Environmental expert to Chinese government: banning single-use plastics is not enough

Environmental expert to Chinese government: banning single-use plastics is not enough

February 5, 2020

The Chinese government has announced it plans to address the world’s growing plastic waste problem by phasing out single-use plastics by 2025. But such a ban is premature and “puts the cart before the horse”, according to an expert at Rice University’s Baker Institute for Public Policy

“A fundamental problem of the escalating plastic waste dilemma is that our society is approaching it as a product-based solution, rather than a system-based solution,” wrote Rachel Meidl, the Baker Institute’s fellow in energy and environment, in a Forbes contributor post. “Simply banning a product and encouraging the use of understudied alternative products that have unintended and, in many cases, unquantified environmental, social and economic impacts throughout (their) life-cycle is not enough.

“Banning will not prevent plastic waste or plastic alternatives from migrating to the ecosystem if there is no mechanism for it to be collected in the first place. In China’s situation, as is the case in most developing nations, waste collection is a fundamental first step before any other complex system is created.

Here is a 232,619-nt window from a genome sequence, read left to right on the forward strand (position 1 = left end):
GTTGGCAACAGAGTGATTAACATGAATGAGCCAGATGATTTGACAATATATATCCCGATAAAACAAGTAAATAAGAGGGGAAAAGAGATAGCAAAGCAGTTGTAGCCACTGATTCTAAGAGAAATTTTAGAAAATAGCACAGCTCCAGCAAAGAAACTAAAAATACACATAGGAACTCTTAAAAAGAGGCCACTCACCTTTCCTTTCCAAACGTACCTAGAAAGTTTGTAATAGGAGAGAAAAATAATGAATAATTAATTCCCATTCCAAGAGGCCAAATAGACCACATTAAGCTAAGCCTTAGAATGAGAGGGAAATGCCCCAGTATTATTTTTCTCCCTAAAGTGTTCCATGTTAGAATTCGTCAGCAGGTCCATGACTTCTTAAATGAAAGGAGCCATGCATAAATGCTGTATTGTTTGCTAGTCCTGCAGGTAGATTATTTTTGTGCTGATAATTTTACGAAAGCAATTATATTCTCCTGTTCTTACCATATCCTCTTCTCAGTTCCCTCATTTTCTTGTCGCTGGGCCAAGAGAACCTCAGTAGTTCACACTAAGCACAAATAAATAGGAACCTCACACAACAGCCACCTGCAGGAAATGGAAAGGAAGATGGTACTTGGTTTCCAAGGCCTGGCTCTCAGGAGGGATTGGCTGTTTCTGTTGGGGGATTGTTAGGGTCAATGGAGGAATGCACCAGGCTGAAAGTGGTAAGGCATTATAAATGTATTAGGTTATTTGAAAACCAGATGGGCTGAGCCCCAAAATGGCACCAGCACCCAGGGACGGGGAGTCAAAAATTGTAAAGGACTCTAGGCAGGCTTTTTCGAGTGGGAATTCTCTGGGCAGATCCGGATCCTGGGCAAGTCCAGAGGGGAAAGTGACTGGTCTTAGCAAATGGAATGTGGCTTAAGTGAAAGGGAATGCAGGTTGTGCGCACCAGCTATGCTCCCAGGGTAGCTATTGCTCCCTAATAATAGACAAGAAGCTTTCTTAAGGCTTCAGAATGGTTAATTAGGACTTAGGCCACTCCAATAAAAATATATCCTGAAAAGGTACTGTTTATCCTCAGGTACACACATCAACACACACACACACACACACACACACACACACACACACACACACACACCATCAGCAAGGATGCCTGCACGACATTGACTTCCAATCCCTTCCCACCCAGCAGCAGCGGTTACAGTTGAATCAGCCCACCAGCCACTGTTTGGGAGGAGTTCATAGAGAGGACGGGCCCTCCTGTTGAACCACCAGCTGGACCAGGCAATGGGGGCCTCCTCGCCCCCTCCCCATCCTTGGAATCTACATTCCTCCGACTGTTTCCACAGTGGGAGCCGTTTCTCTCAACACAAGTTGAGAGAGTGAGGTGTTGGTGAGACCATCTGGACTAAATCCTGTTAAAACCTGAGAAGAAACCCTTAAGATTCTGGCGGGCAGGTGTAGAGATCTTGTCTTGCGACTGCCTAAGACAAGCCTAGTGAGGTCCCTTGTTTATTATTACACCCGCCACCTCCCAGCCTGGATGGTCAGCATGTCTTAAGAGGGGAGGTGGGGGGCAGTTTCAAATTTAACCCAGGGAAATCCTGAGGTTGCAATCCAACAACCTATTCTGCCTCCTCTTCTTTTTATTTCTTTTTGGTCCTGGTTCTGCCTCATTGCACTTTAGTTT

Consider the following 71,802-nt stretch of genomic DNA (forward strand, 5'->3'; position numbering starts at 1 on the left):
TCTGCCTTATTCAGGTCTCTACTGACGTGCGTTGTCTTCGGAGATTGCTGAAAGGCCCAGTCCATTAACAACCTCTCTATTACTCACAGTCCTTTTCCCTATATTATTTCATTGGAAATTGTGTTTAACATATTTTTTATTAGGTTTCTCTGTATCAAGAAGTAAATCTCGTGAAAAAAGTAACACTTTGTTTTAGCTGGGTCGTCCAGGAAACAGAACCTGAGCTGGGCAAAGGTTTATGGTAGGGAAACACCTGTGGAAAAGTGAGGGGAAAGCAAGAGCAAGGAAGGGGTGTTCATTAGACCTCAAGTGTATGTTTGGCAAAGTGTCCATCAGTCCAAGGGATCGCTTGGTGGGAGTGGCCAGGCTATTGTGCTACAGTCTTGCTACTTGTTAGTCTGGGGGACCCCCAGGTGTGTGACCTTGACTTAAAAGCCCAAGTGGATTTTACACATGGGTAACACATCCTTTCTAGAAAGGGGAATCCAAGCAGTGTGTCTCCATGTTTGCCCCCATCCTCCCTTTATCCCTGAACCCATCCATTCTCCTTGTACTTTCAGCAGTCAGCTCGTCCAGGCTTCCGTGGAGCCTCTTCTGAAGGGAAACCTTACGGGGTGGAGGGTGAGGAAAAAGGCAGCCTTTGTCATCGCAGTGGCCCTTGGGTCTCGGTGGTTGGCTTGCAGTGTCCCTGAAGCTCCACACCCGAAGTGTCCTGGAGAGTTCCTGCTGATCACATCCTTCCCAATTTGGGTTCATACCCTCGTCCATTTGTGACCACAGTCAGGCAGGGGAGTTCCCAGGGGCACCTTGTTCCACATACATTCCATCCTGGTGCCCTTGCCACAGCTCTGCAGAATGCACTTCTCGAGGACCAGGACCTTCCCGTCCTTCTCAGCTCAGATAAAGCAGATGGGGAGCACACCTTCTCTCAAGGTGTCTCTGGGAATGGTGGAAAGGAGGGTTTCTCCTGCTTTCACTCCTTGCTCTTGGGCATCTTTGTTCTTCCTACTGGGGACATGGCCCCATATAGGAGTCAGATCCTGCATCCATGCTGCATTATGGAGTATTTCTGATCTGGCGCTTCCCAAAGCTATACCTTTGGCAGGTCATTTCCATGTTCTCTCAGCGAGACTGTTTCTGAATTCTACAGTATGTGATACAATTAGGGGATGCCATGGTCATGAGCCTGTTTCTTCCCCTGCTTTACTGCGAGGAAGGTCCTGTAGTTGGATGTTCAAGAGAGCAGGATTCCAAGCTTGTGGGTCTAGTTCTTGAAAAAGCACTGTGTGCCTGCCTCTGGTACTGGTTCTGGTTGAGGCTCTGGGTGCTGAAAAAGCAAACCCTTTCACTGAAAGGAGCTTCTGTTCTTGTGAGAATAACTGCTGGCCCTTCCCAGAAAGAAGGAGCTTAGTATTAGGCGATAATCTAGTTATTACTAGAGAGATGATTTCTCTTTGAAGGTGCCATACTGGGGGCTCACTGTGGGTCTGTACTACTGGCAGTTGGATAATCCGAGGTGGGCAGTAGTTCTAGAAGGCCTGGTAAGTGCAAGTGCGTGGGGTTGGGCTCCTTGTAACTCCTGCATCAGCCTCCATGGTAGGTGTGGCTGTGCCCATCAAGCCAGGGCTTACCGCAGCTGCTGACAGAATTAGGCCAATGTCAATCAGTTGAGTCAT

“We live in a global economy, so China’s ban may have reverberating consequences if it fails to create a system that is multidimensional, transparent and takes into account the global enterprise,” she wrote. “For a ban to be effective, infrastructure like a comprehensive recycling program is needed, one that incorporates mechanical and chemical recycling technologies, and public awareness campaigns to ensure consumers are well informed.”

Meidl, who joined the Baker Institute in 2018, is a former deputy associate administrator at the US Department of Transportation’s Pipeline and Hazardous Materials Safety Administration. Prior to her role in federal government, she was the director of regulatory and technical affairs at the American Chemistry Council, where she advanced a broad range of regulatory and policy issues involving enforcement, compliance, investigations and litigation.

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